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St Paul reflects on Faith

This week (Second Sunday after Pentecost, or Proper 5 [10]) we begin a season of reading St Paul and his letter to the Romans. It is worth pausing and exploring at the start for several reasons including that it is the most comprehensive and systematic statement of his theology and that means also thinking about the story of Abram and Sarah from which Paul concludes with his understanding that we are saved by faith, relationship, and not by deeds and obedience to the law.

So I am sorry – not very - but that means about one and a half sermons as I need to firstly say a few things about Paul before we can listen to this particular text. After Jesus, Paul is the single biggest influence on Christian thought. While there is a wide range of views on what Jesus meant by various words and acts there is complete agreement that he was good and kind and worthy of worship. Among Christians there is no such agreement about Paul. He was a controversial figure in his own time and remains so today.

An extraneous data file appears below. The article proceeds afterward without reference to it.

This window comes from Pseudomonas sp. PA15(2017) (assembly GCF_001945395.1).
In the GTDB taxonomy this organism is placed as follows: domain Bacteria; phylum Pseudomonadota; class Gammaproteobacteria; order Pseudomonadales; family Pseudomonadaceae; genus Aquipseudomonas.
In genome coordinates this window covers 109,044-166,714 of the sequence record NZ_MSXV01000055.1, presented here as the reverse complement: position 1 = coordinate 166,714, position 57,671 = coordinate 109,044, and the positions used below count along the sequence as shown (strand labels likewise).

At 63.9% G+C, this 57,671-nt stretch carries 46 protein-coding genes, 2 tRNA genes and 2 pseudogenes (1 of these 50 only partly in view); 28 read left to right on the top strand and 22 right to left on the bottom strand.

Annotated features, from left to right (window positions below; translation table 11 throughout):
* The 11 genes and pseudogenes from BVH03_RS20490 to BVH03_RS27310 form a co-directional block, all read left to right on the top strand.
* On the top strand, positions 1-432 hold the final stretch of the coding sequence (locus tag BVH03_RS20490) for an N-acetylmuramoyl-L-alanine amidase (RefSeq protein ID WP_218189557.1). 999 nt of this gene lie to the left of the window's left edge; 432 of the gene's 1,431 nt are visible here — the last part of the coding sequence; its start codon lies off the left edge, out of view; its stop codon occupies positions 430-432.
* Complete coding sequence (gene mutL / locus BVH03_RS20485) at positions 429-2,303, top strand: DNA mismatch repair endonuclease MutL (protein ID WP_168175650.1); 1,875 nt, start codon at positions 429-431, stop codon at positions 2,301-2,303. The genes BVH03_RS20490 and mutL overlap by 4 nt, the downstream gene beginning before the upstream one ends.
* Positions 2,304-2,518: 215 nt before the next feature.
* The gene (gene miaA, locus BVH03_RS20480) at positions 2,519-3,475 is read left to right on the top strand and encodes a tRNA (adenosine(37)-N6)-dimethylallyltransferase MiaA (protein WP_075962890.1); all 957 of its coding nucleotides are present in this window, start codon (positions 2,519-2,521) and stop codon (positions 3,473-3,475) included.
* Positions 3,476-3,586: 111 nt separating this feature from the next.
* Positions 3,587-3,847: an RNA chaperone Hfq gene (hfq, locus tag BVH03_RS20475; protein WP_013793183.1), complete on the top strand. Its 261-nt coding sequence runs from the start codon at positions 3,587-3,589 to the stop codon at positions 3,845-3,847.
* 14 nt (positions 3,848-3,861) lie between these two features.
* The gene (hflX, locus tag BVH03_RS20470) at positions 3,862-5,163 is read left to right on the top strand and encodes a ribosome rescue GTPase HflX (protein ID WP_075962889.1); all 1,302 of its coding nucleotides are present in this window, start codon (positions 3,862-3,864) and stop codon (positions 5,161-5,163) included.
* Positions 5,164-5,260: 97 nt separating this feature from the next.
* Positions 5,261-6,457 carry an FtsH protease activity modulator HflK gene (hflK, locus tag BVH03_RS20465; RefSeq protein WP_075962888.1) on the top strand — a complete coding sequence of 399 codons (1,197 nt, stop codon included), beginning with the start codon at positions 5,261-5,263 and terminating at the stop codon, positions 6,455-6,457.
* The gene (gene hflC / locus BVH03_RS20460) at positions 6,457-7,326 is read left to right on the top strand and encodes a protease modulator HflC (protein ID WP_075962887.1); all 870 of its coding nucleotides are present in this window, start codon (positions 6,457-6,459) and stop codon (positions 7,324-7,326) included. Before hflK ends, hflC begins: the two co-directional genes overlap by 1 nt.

Just as we consider the gospel of Jesus in the light of the world and time when Jesus and his disciples lived, so we must with Paul consider his world and time. Similar timeframe although a few years later but very different world. Jesus and his disciples were poor Jewish men and women of the Galilean countryside, which was one of the less sophisticated regions of Israel under Roman oppressive rule. Saul was born in Tarsus, a Roman city in what is modern day Turkey. He was Jewish but also a Roman citizen. Tarsus was an important city. It was not only a city of trading cross roads it had a school of philosophy. Paul seems to have been educated and used to cosmopolitan ideas.